Eyal pursues an understanding of how the most addictive apps have influenced their users’ behavior. He studied models that worked and those that didn’t. From that research, he developed the “Hook Model,” which is an entrepreneur’s map to creating addictive technology. According to Eyal, hooking users is about providing meaningful and relevant triggers, actions, rewards, and investments. It is an infinite loop that must be maintained in order to maintain “hookededness” (my word, not Eyal’s. Trademarked.)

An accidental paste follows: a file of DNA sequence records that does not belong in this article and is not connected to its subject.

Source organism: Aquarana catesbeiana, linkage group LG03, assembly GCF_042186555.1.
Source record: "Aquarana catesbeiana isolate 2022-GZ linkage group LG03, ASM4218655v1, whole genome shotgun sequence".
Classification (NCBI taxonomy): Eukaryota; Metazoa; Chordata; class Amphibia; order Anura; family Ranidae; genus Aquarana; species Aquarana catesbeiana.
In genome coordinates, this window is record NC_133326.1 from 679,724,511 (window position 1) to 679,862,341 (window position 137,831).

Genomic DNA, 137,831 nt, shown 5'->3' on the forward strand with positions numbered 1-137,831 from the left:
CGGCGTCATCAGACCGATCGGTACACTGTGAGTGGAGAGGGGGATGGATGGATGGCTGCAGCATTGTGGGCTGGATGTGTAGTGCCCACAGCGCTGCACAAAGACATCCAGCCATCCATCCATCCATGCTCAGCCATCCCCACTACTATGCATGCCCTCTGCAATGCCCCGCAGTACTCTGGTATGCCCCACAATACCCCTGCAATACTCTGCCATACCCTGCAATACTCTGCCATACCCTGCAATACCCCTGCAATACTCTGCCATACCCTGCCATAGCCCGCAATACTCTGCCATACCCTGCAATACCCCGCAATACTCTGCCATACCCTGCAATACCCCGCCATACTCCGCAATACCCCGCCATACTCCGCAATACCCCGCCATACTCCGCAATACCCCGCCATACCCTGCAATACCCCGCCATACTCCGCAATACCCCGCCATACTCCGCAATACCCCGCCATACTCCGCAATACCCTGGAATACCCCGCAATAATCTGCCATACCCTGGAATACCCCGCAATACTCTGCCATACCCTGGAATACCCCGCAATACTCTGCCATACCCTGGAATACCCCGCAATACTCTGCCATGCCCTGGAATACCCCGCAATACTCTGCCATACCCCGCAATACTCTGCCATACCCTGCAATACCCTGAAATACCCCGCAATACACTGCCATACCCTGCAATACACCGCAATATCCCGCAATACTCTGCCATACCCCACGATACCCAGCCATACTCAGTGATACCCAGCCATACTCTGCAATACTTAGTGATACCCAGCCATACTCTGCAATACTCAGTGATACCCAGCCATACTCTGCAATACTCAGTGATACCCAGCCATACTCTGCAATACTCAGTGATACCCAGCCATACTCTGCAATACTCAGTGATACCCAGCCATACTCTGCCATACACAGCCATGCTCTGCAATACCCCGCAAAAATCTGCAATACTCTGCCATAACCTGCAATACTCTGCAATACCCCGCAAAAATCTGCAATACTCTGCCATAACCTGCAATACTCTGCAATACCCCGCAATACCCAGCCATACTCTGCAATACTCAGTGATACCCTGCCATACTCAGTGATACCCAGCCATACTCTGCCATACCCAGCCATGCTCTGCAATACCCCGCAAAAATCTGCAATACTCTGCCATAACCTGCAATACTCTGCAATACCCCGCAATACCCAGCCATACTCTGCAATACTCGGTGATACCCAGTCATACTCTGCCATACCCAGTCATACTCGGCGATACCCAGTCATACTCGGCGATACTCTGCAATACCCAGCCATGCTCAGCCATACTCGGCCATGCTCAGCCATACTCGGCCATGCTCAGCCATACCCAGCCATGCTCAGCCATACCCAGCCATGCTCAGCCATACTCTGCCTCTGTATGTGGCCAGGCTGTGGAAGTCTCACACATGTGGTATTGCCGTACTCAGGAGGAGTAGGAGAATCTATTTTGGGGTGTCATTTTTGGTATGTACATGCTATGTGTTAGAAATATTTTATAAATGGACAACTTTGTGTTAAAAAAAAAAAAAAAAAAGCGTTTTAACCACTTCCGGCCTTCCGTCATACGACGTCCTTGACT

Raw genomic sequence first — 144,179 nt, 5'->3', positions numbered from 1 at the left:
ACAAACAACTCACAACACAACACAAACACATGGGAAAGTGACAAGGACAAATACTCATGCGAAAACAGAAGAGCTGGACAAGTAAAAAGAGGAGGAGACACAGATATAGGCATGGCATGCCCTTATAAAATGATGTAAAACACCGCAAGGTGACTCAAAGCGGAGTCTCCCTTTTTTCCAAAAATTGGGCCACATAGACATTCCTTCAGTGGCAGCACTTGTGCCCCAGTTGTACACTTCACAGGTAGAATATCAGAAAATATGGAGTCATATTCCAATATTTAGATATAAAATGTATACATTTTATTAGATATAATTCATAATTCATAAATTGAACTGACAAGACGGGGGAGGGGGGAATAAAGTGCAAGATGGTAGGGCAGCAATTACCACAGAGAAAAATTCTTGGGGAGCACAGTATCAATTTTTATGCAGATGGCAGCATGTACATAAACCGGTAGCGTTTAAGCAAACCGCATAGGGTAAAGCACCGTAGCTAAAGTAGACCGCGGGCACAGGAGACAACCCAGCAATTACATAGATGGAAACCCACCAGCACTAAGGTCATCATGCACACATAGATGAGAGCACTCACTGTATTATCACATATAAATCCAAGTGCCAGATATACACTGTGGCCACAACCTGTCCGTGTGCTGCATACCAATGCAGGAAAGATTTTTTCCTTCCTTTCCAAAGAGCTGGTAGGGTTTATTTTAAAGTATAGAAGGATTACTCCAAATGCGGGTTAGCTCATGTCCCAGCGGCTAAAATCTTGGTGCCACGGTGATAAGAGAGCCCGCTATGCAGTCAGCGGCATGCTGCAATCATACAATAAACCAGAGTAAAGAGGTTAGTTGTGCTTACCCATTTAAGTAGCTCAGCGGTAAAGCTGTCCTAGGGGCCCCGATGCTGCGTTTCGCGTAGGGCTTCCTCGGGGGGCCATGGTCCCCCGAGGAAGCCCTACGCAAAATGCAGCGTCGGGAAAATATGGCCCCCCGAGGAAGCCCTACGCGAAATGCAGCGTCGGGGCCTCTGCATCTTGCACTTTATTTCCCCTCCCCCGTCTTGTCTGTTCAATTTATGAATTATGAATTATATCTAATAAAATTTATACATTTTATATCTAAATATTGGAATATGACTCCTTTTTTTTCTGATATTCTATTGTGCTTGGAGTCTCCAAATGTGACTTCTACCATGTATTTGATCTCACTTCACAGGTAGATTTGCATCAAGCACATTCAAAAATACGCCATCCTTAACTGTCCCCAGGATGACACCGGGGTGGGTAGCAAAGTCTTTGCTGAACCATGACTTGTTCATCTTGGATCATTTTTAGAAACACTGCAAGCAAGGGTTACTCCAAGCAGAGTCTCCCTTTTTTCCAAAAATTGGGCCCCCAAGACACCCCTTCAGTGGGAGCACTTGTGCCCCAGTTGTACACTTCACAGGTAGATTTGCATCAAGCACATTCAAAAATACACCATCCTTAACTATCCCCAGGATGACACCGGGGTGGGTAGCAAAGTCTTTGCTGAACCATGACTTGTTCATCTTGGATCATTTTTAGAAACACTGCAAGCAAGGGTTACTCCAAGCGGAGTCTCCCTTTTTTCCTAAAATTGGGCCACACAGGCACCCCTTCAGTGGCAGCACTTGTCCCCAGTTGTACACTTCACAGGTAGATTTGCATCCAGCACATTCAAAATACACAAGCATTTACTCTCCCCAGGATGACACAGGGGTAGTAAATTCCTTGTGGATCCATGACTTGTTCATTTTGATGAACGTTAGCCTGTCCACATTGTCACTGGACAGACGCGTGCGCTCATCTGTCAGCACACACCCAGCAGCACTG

As a psychologist, I most valued Eyal’s insights and advice on using rewards and triggers. To be effective in the long term, the rewards must be variable. If they are not variable, it is less likely that the trigger for the desired behavior will move from being an extrinsic trigger (one that the app designer must activate every time) to an intrinsic trigger (one that the user subconsciously activates).
The book was practically inspiring. It made me feel like I could design an app that was meaningful to people. Eyal’s model and accessible explanations endow the reader with super powers in design. Suddenly, I felt like I understood how to hook people.